At the Suncoast Club’s casting clinic there was a caster (right-handed) who asked – “Why does my fly line hook to the left at the end of my casts, instead of laying out straight?” A kindred southpaw will hook right of course.
This one is a recurrent error. I have suffered from the same malaise. But this one is also rather easy to cure. For any successful cure though the diagnosis must be spot on.
Why? This error happens if the tracking isn’t straight.
How? On the backcast – the caster doesn’t throw the line straight behind, but well to the left of the caster, as you can see in the diagram.
That happens when the caster opens the wrist way too much in the horizontal plane and sends the line in a great big curve back, thus violating the 180-degree rule. On the forward cast even if the line is reasonably straight it will hook to the left.
The cure – pick your target on the backcast. Aim for something (a tree – an island – anything) that is behind you and cast straight back. One way to practice this is to lay out a rope (any line will do) on the ground in the position of the A-B line on the drawing. Deliver some backcasts and see where the line lands. If left off the line – adjustment is needed. In the picture, A-B is the straight track casting line, so never let your line cross that line. On the forward cast, you don’t cross the A-B line, if you do the line will hook left. On the back-cast look at your reel, if the side plates aren’t vertical, you are not tracking straight. So, the cure is – to pick your targets and be sure that the rod tip is traveling straight. When you do – voila – the line lays out straight.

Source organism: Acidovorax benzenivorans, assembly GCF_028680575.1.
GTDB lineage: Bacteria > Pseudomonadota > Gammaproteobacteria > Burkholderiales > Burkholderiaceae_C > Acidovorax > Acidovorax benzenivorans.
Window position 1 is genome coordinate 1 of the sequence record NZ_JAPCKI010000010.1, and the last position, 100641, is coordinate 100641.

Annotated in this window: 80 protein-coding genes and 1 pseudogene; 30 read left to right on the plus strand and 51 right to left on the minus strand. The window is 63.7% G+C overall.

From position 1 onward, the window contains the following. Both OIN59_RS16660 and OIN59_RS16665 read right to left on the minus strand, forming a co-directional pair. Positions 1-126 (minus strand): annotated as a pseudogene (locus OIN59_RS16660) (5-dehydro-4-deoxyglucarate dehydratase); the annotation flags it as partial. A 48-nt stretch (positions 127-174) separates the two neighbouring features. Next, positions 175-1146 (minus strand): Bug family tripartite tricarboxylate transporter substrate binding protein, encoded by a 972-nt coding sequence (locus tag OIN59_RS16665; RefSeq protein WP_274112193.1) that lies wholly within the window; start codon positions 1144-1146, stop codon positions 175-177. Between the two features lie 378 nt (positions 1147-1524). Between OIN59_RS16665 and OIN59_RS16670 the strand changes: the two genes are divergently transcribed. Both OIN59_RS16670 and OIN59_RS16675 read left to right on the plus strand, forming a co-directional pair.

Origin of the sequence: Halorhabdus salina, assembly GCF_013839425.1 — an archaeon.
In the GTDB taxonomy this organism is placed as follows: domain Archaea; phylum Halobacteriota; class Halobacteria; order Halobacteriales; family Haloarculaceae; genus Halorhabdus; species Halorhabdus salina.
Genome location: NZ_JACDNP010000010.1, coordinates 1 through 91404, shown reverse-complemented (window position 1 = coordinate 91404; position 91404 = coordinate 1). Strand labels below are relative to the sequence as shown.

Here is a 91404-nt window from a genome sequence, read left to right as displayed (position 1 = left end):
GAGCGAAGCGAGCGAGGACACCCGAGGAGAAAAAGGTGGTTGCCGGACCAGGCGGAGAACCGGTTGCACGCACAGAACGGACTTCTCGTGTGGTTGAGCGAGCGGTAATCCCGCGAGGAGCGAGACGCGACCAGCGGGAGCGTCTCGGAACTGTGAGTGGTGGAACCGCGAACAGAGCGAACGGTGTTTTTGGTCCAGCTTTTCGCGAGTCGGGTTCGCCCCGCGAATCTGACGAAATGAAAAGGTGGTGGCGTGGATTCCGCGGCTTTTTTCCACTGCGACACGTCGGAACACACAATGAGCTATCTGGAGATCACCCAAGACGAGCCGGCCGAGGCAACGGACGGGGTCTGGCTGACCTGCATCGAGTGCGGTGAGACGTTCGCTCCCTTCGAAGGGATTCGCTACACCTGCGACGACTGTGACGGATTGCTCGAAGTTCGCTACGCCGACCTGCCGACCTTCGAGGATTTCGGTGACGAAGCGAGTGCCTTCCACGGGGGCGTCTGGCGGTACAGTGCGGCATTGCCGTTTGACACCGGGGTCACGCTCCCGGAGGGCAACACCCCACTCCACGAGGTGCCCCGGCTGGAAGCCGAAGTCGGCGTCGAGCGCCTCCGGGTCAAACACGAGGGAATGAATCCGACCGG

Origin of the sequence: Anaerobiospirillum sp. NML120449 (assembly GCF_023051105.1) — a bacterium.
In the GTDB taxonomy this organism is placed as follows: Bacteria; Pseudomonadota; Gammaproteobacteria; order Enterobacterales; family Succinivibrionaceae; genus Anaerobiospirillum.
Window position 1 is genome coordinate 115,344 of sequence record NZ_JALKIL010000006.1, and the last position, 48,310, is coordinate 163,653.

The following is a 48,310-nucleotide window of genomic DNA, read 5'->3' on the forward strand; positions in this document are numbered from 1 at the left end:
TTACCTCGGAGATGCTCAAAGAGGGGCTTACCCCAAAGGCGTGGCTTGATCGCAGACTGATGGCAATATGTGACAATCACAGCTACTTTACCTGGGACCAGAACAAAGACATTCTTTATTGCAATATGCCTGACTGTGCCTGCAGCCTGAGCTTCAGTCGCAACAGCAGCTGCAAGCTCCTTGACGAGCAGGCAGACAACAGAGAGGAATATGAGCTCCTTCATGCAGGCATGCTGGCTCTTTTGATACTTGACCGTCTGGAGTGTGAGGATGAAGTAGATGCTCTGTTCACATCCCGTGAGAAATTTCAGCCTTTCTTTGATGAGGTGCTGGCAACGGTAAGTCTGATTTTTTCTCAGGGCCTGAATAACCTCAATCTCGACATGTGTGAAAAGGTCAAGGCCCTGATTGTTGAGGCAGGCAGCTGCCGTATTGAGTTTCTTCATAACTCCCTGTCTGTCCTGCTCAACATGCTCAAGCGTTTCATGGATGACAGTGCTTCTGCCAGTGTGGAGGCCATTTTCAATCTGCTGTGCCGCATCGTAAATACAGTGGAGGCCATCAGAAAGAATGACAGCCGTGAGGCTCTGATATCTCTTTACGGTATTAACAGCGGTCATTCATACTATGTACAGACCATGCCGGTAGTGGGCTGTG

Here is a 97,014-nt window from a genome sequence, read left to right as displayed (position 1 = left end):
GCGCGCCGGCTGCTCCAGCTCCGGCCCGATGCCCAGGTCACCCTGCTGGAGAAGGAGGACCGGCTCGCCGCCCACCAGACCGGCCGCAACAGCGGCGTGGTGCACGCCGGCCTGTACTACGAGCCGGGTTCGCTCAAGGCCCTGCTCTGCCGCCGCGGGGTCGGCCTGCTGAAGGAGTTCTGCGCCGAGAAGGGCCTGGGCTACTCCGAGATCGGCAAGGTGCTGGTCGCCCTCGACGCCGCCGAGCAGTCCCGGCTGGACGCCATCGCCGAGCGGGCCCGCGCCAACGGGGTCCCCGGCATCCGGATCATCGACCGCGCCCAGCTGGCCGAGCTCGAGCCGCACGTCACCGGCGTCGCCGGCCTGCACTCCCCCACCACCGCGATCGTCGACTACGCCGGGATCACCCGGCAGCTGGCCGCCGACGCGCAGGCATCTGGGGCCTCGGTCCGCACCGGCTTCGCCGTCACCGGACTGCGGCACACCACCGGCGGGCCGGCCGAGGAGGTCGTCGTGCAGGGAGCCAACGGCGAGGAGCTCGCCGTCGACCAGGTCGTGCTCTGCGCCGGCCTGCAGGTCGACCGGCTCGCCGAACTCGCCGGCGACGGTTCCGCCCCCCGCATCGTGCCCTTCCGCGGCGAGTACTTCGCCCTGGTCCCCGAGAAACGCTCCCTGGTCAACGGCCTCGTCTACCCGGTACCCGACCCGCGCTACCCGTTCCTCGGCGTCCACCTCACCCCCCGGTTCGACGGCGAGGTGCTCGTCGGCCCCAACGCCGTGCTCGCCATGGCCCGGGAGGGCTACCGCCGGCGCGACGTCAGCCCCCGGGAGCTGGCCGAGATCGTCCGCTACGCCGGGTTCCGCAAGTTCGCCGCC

If I can only give one piece of advice – here goes – WATCH YOUR BACKCASTS. If I go Yogi Berra on you – “You can learn a lot by just watching.”
However, there are situations when you want the line to curve at presentation. And you are right – those are the curve casts!”
Technical consultant: Bruce Richards